Temple Theatre announces anniversary season lineup

Mar. 21, 2013 @ 05:03 AM

Whether audiences are in the mood for nostalgia or newer fare, the Temple Theatre is aiming to please and pay tribute to its past during its upcoming 30th anniversary season.  

The venue’s Artistic Director Peggy Taporn unveiled the titles in the 2013-14 lineup one by one during a gathering of the Temple ambassadors Tuesday. The list is a mix of beloved classics and lesser-known shows, Taphorn said — appropriate as the theater and the community celebrate the Temple’s three decades since reopening as a renovated venue while also looking to the future.

“I’m excited about all of them,” Taphorn said of the shows, adding that she anticipates an enthusiastic reception from the public as well.

“I think its enough title recognition that people will be drawn by that,” she said, and given the Temple’s track record, “They will know the caliber is going to be very high.”     

Following the theater’s summer youth conservatory sessions in July, during which students will put on a mash-up of “Grease” and “Cinderella” called “Ella!,” Temple will present “The Music Man” from Sept. 12-29.

In the theatre’s written season synopsis, the show is billed as “an affectionate look at Smalltown, U.S.A. of a bygone era” and a Broadway classic.

Referring to herself and other Temple affiliates, Taphorn said, “We did [the show] last spring with the N.C. Symphony, and it was a phenomenal hit.” She added that the Temple’s production will be a show that can involve a lot of local youth — and possibly area marching bands.

A story of female friendship follows with “Dixie Swim Club,” which will run from Oct. 17-Nov. 3. The production focuses on five North Carolina women and their bond that spans more than 30 years.

Besides being a touching comedy, Taphorn said, “the backdrop is beach music, which I think everyone will love.”

Due to the success of its recent show “Forever Plaid,” Taphorn said, the Temple will offer “Plaid Tidings” from Dec. 5-22.

That Christmas season slot has been occupied by “A Christmas Carol” in recent years, and Taphorn said the Temple will be taking a break from the popular production.

“The last ‘Christmas Carol’ was the best it’s been,” she said. “Ticket sales flatlined a little bit, so we’re going to mix it up.”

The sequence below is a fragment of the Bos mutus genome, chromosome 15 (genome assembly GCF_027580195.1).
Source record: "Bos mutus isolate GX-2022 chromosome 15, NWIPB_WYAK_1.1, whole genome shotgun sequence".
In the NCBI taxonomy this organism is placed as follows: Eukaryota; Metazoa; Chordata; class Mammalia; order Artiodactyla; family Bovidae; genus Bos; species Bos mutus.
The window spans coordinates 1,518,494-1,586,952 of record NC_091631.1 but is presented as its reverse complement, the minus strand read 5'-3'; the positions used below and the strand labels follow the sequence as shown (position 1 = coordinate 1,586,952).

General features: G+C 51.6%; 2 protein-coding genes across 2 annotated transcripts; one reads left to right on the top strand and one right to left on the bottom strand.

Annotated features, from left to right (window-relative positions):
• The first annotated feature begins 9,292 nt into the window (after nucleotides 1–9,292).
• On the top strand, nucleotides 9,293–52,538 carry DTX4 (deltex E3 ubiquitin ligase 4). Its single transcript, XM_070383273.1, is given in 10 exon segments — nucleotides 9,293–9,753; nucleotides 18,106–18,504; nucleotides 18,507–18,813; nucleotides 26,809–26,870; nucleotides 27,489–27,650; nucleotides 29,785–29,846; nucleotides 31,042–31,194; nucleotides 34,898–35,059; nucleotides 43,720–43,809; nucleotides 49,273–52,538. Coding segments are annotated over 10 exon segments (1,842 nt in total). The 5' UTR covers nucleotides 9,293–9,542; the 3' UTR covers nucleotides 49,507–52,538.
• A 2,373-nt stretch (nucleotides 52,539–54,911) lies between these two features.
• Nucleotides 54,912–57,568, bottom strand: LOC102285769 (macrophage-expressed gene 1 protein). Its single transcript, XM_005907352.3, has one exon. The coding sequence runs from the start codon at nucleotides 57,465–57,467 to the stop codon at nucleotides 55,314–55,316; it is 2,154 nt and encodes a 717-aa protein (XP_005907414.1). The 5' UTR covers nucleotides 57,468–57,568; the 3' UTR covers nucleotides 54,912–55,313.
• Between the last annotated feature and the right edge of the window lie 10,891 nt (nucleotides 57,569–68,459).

“Plaid Tidings” will be filled with Christmas standards, according to the season synopsis, and offer a holiday-themed encore for fans of The Plaids — a 50s-era quartet that was killed in a car accident but returned to earth for one final concert. 

The season continues with “Black Pearl Sings” from Jan. 16-Feb. 2, which chronicles the friendship of Susannah, a woman from a privileged family who is traveling the South recording folk songs and indigenous music, and Pearl, a woman she hears singing in a high-security Texas lockup. The two wind up walking a fine line between exposure and exploitation. 

“It’s poignant, funny, touching, “Taphorn said. “It’s a very deep piece of theater.”

“Smoke on the Mountain” is next from Feb. 20-March 9, which is the tale of a 1930s church gospel sing in the Smoky Mountains of North Carolina. Audiences will experience more than two-dozen bluegrass tunes performed by the fictional Sanders Family, which in the show is returning to performance after a five-year hiatus.

The Temple will then change gears with “Sherlock Holmes and the Jersey Lily” from March 20-April 6, which Taphorn said will be filled with both laughter and suspense, as well as several twists and even a second-act swordfight. A character named Lillie Langtry is being blackmailed after letters she exchanged with the Prince of Wales are stolen, and Sherlock Holmes is on the case.

“It’s funny,” Taphorn said, “but it’s a great mystery.”     

The season will close with “Grease” from April 24-May 11, which Taphorn called “a perennial favorite.” She said the Temple has options for how it will approach the production, which follows the Rydell High class of 1959, but patrons can expect the liveliness and rock-and-roll inspired standards for which the musical is known. 

Assessing the lineup as a whole, Temple Marketing and Development Director Chris deLambert said, “I think it’s well balanced. You’ve got good dramas, good musicals; you’ve got some shows that are really well known, and you also have a couple of titles that are a little more obscure. The whole mood here at the theater is exciting.”

While Taphorn will be directing some of the shows herself, she said up to four former Temple artistic directors will be returning to play roles in the anniversary season — which is fitting as the venue pays homage to its history.

“I think our 30th anniversary is going to be better than anything we’ve seen so far,” Taphorn said.